“The Guerrillas Are the Police” - Social Control and Abuses by Armed Groups in Colombia’s Arauca Province and Venezuela’s Apure State
In the eastern Colombian province of Arauca and the neighboring Venezuelan state of Apure, non-state armed groups use violence to control peoples’ daily lives. They impose their own rules, and to enforce compliance they threaten civilians on both sides of the border, subjecting those who do not obey to punishments ranging from fines to forced labor to killings. Residents live in fear.
Human Rights Watch visited Arauca in August 2019, documenting a range of abuses on both sides of the border. We interviewed 105 people, including community leaders, victims of abuses and their relatives, humanitarian actors, human rights officials, judicial officials, and journalists. We sent information requests to Colombian and Venezuelan authorities, and consulted an array of sources and documents.
We found that armed groups on both sides of the border exercise control through threats, kidnappings, forced labor, child recruitment, and murder. In Arauca, armed groups have also planted landmines and perpetrated sexual violence, among other abuses.
Two armed groups impose social control over the residents of Arauca: the National Liberation Army (Ejército de Liberación Nacional, ELN), a guerrilla group formed in the 1960s, and the “Martín Villa 10th Front” dissident group, which emerged from the demobilized Revolutionary Armed Forces of Colombia (Fuerzas Armadas Revolucionarias de Colombia-Ejército del Pueblo, FARC-EP or FARC) after the 2016 peace accord, and sometimes identifies itself as FARC-EP.
These two groups also operate in Venezuela’s Apure state, where the Patriotic Forces of National Liberation (Fuerzas Patrióticas de Liberación Nacional, FPLN) operate as well. This group, whose origins date back to the 1990s, reportedly has a close relationship with Venezuelan authorities in Apure.
The armed groups in both countries have established and brutally enforce on civilians a wide range of rules normally associated with criminal laws enacted and enforced by governments. Members of armed groups do not hold themselves to the same standards.
These include curfews; prohibitions on rape, theft, and murder; and regulations governing everyday activities such as fishing, debt payment, and closing times for bars. In some areas, the groups forbid wearing helmets while riding motorcycles, so that fighters can see travelers’ faces. The groups extort money from residents who carry out virtually any type of economic activity.
Some of the armed groups’ rules are included in a 2013 manual of “Unified Rules of Conduct and Coexistence,” which the FARC and ELN created before the 2016 peace accord.
Fighters communicate other rules through megaphones or signs posted along roads.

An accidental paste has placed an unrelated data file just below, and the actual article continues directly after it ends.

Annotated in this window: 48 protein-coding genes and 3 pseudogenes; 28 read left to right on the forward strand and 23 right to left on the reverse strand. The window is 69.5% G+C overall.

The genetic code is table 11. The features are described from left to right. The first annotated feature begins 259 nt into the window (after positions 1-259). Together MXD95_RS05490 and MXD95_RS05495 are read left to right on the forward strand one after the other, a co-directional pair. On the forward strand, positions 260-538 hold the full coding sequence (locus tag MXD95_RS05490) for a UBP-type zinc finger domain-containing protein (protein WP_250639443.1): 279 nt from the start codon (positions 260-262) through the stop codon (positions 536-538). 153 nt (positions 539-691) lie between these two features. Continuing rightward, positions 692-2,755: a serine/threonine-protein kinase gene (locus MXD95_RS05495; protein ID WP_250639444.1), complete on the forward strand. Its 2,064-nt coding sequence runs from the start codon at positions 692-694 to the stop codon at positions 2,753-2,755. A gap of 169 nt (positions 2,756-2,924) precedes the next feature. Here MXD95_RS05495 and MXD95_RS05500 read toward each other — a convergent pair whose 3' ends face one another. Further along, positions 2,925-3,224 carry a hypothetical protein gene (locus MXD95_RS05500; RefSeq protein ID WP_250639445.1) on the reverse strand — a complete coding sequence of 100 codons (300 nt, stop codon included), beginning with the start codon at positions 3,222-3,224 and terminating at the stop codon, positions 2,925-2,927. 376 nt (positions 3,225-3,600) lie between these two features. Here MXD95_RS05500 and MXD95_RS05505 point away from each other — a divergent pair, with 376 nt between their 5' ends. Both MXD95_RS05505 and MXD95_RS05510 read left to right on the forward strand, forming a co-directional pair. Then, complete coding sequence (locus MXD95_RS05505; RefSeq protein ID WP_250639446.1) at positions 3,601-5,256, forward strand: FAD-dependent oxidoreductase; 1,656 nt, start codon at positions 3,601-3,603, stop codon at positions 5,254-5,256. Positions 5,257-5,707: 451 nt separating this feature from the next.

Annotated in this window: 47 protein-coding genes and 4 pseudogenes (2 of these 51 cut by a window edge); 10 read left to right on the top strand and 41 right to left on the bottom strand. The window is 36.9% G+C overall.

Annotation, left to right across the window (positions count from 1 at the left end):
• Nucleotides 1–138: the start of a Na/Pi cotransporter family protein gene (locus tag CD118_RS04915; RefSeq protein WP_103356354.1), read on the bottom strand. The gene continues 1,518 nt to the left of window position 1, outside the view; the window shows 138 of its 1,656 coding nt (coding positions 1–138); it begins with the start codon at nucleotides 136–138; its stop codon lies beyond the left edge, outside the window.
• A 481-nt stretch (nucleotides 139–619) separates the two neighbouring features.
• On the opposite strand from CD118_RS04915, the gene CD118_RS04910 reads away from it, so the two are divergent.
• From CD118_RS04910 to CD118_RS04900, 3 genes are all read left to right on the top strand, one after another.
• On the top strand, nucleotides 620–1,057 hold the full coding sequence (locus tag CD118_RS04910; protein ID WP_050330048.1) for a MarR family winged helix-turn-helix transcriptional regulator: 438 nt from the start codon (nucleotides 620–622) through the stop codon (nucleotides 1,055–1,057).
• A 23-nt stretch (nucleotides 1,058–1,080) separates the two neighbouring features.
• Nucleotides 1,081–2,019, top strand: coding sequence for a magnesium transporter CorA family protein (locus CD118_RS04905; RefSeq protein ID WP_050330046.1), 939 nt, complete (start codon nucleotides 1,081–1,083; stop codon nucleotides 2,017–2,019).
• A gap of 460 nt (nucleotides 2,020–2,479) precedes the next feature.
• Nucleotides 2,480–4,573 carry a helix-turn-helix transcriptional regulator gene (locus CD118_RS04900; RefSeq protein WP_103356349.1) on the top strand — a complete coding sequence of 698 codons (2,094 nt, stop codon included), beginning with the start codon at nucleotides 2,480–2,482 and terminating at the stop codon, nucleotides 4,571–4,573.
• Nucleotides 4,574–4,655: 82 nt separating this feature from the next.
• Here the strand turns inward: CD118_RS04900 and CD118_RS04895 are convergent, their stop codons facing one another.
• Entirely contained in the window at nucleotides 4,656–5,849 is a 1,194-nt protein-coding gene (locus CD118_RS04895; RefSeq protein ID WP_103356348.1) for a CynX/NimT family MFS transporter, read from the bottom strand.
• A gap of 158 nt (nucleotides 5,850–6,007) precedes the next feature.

As part of their strategy to control the social, political, and economic life of Arauca, the groups have in recent years increasingly committed unlawful killings, including against human rights defenders and community leaders. In 2015, when the FARC declared a ceasefire to advance peace talks, the government recorded 96 homicides in Arauca. Since then, homicides have gone up, reaching 161 between January and late-November 2019.
Armed groups are responsible for the majority of these homicides, according to Colombia’s Institute of Forensic Science and the Human Rights Ombudsperson’s Office.
Human Rights Watch has also received credible allegations of killings by armed groups in Apure, but Venezuelan authorities have not released reliable, comprehensive statistics on killings there.
In 2019, at least 16 bodies of civilians found in Arauca had scrawled scraps of paper on them announcing the supposed “justification” for the killing. The texts accused the murdered victims of being “informants,” “rapists,” “drug dealers,” or “thieves,” for example. Often, the papers were signed “FARC-EP,” suggesting that the Martín Villa 10th Front FARC dissident group claimed responsibility. Residents reported similar killings in 2018.
Armed groups in Arauca and Apure also punish residents with forced labor, requiring them to work for free, sometimes for months, farming, cleaning roads, or cooking in the armed groups’ camps, which are often in Venezuela. Human Rights Watch documented at least two cases of forced labor and received credible allegations of three additional cases. Humanitarian actors, human rights officials, residents, and victims told Human Rights Watch that coerced labor is a common punishment for even minor infractions.
The ELN and FARC dissident group also recruit Colombian and Venezuelan children in both Arauca and Apure, according to human rights officials, humanitarian actors, and residents.
Armed groups often offer payment, motorcycles, and guns to children to lure them to join.
Girls who escaped from armed groups’ ranks have reported members of the groups committing sexual violence against them, including rape and forced abortion.
Some 44,000 Venezuelans live in Arauca, most having arrived since 2015, fleeing the devastating humanitarian, political, and economic crisis in their home country.
Venezuelans in Arauca often live in precarious economic conditions, sleeping on the street or forming makeshift settlements, struggling to earn money, and lacking access to public services such as comprehensive health care. Thousands have also set out on foot from the border region, hoping to reach destinations such as Bogotá, Colombia’s capital. They are often unaware of the dangers along the way, including predation by armed groups.
Venezuelans, many of whom arrive in Arauca from areas without armed groups and who are ignorant of the armed groups’ “rules,” have numbered among the murder victims.
Between January and November 2019, the Colombian National Police recorded 30 Venezuelans killed in Arauca. Community leaders, humanitarian workers, and human rights officials told Human Rights Watch that armed groups murdered many of them for violating the “rules.”